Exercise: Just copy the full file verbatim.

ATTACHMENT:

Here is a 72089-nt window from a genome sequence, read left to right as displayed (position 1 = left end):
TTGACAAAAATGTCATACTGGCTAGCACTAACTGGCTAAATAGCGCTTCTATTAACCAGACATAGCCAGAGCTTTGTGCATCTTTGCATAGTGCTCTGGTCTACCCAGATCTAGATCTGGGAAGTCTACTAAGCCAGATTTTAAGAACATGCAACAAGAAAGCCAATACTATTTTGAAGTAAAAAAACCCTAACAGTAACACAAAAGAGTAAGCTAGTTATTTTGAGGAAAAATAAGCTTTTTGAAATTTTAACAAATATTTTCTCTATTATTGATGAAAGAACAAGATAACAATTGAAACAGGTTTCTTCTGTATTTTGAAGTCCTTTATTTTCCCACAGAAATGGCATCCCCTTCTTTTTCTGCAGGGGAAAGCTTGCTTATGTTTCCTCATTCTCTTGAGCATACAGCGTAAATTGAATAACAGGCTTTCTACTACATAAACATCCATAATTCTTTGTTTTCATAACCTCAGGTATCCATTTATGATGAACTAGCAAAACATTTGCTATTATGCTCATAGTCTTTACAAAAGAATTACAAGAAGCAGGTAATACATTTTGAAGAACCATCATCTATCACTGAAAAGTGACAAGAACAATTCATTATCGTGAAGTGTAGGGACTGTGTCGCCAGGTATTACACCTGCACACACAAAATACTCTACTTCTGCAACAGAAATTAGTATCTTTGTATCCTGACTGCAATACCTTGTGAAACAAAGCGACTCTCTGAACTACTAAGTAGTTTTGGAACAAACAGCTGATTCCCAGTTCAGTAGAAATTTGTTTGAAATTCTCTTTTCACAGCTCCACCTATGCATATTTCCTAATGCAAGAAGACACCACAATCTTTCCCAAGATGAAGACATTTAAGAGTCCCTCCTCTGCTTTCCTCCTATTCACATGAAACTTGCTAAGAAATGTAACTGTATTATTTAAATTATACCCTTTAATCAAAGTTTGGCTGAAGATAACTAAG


Here is a 72089-nt window from a genome sequence, read left to right as displayed (position 1 = left end):
TTGACAAAAATGTCATACTGGCTAGCACTAACTGGCTAAATAGCGCTTCTATTAACCAGACATAGCCAGAGCTTTGTGCATCTTTGCATAGTGCTCTGGTCTACCCAGATCTAGATCTGGGAAGTCTACTAAGCCAGATTTTAAGAACATGCAACAAGAAAGCCAATACTATTTTGAAGTAAAAAAACCCTAACAGTAACACAAAAGAGTAAGCTAGTTATTTTGAGGAAAAATAAGCTTTTTGAAATTTTAACAAATATTTTCTCTATTATTGATGAAAGAACAAGATAACAATTGAAACAGGTTTCTTCTGTATTTTGAAGTCCTTTATTTTCCCACAGAAATGGCATCCCCTTCTTTTTCTGCAGGGGAAAGCTTGCTTATGTTTCCTCATTCTCTTGAGCATACAGCGTAAATTGAATAACAGGCTTTCTACTACATAAACATCCATAATTCTTTGTTTTCATAACCTCAGGTATCCATTTATGATGAACTAGCAAAACATTTGCTATTATGCTCATAGTCTTTACAAAAGAATTACAAGAAGCAGGTAATACATTTTGAAGAACCATCATCTATCACTGAAAAGTGACAAGAACAATTCATTATCGTGAAGTGTAGGGACTGTGTCGCCAGGTATTACACCTGCACACACAAAATACTCTACTTCTGCAACAGAAATTAGTATCTTTGTATCCTGACTGCAATACCTTGTGAAACAAAGCGACTCTCTGAACTACTAAGTAGTTTTGGAACAAACAGCTGATTCCCAGTTCAGTAGAAATTTGTTTGAAATTCTCTTTTCACAGCTCCACCTATGCATATTTCCTAATGCAAGAAGACACCACAATCTTTCCCAAGATGAAGACATTTAAGAGTCCCTCCTCTGCTTTCCTCCTATTCACATGAAACTTGCTAAGAAATGTAACTGTATTATTTAAATTATACCCTTTAATCAAAGTTTGGCTGAAGATAACTAAG